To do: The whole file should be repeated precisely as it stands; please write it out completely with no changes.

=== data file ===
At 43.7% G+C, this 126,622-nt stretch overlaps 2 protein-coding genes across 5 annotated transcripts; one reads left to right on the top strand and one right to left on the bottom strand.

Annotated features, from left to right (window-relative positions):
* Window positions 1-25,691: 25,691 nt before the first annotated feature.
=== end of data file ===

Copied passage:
At 43.7% G+C, this 126,622-nt stretch overlaps 2 protein-coding genes across 5 annotated transcripts; one reads left to right on the top strand and one right to left on the bottom strand.

Annotated features, from left to right (window-relative positions):
* Window positions 1-25,691: 25,691 nt before the first annotated feature.